Tag Archives: Psalms

Making Movies

I’d be very surprised if the movie, “God’s Not Dead,” convinced anyone to abandon atheism.  Perhaps I’m wrong, but I suspect movies like that mostly feel good to those who already know God’s not dead.  I’m pretty sure God does not need to be defended.  Why?  Because He isn’t dead!  He’s all powerful and His purposes prevail.  If He was dead, then maybe we’d need to work hard to prove He wasn’t.

That’s the idea humorously and ironically illustrated by these guys:

24 A silversmith named Demetrius, who made silver shrines of Artemis, brought in a lot of business for the craftsmen there. 25 He called them together, along with the workers in related trades, and said: “You know, my friends, that we receive a good income from this business. 26 And you see and hear how this fellow Paul has convinced and led astray large numbers of people here in Ephesus and in practically the whole province of Asia. He says that gods made by human hands are no gods at all. 27 There is danger not only that our trade will lose its good name, but also that the temple of the great goddess Artemis will be discredited; and the goddess herself, who is worshiped throughout the province of Asia and the world, will be robbed of her divine majesty.   (Acts 19:24-27)

Any so-called god who can be “robbed of divine majesty” because of something someone says is no god you want to follow.   I’ve seen many movies about faith in God that have stirred my soul.  Don’t get me wrong: I’m not down on God movies.  It’s just that the real God doesn’t need our movies; He makes His own:

1 The heavens declare the glory of God;
the skies proclaim the work of his hands.
2 Day after day they pour forth speech;
night after night they reveal knowledge.
3 They have no speech, they use no words;
no sound is heard from them.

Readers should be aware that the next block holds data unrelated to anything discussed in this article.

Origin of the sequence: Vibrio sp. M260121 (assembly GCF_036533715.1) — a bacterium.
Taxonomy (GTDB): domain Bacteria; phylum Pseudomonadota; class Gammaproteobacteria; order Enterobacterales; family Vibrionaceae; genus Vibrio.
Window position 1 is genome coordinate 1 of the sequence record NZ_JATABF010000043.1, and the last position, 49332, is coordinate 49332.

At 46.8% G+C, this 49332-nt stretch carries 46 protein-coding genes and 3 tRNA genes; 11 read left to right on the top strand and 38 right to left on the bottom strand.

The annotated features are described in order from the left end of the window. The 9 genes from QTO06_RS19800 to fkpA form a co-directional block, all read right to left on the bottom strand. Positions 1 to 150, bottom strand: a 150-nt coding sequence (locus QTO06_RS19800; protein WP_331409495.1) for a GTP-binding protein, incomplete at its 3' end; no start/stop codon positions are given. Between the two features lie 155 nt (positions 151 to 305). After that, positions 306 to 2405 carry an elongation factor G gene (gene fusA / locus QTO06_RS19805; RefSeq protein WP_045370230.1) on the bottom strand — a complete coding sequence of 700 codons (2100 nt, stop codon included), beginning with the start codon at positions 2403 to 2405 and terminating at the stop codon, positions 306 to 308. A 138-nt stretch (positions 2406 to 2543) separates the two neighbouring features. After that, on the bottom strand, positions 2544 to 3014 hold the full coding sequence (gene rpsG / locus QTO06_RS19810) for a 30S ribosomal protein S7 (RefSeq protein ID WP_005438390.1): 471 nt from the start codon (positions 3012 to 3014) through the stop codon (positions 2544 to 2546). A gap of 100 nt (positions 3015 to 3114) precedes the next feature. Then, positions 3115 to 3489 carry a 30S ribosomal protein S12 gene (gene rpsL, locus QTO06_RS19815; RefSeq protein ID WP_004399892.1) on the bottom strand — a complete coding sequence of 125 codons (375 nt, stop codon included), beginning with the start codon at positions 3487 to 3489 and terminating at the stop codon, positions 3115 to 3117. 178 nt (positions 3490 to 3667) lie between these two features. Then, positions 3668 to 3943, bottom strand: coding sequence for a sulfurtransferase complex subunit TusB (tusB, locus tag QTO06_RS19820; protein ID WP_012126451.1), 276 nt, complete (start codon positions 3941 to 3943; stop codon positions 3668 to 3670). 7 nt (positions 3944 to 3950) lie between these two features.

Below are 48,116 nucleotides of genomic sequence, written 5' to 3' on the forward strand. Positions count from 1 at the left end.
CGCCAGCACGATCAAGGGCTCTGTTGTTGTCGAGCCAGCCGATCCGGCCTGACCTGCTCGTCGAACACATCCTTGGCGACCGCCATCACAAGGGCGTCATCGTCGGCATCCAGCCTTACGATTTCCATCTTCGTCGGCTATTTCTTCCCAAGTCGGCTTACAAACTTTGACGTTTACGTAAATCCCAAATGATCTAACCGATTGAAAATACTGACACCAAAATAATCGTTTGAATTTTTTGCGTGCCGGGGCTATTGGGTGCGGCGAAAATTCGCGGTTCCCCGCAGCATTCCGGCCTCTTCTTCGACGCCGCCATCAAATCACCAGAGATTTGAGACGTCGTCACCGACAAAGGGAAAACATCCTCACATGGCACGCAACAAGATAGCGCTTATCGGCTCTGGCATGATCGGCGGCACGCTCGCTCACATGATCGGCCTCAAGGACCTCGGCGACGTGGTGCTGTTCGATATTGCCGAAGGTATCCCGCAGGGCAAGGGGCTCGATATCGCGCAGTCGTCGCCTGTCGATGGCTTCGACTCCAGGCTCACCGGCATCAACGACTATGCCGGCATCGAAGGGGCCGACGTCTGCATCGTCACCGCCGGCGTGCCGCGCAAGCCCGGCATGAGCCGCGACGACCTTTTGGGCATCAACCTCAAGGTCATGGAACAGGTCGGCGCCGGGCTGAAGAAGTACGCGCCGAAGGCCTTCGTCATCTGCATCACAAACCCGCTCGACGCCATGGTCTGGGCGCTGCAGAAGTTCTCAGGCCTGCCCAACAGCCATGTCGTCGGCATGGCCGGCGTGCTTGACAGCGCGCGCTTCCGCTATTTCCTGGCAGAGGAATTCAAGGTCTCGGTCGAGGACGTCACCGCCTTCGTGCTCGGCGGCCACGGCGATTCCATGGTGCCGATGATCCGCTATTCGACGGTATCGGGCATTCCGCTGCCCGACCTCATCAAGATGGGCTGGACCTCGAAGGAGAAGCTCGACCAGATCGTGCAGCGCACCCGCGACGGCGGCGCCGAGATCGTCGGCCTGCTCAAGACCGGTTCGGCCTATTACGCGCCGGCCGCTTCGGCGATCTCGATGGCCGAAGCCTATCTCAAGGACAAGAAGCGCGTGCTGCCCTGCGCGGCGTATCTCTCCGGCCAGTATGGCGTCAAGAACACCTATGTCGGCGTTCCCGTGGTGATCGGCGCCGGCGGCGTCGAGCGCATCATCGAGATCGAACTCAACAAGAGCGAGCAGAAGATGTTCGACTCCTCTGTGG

4 Yet their voice goes out into all the earth,
their words to the ends of the world.  (Psalms 19:1-4)

We’ll Leave the Light On

Once again, I watched “Close Encounters,” one of the best movies ever made.  Do you remember the scene, early in the movie, in which the people who had seen or sensed the presence of the aliens gathered on the hillside, lighting lights to welcome them?  Remember how they watched and waited, eagerly anticipating their coming? 

It would be nice if Christmas lights were lit with that same attitude, watching and waiting, eagerly anticipating the coming of our Lord.  Perhaps they once were, back before Christmas became flattened and homogenized into “Happy Holidays.”  But you and I can light welcoming lights year round, not on our gutters and bushes but in our attitudes and actions.  Watching and waiting, as many once did for His birth.

David said it like this:

I wait for the LORD, my soul waits, and in his word I hope;  my soul waits for the Lord more than watchmen for the morning, more than watchmen for the morning.  O Israel, hope in the LORD! For with the LORD there is steadfast love,and with him is plentiful redemption.  And he will redeem Israel from all his iniquities.(Psalm 130:5-7)

Red Pencil

As it came time to bury Ann Maree’s ashes, I began looking through her Bible, to see what passages and verses meant the most to her.  Easy enough to tell; she had a red pencil and carefully underlined her favorites.  Your eye was automatically drawn to the places her heart hung out.  Especially The Psalms; some of those wound up looking like a grammar school theme after Mrs. Owens was done with it.

I was also taken by the lines she did not highlight, contrasting them to those she did.  For example, consider some lines from Psalm 31.  As Stage 4 bladder cancer continued its inexorable siege, you might think she would have underlined this:

“Turn your ear to me,
come quickly to my rescue;
be my rock of refuge,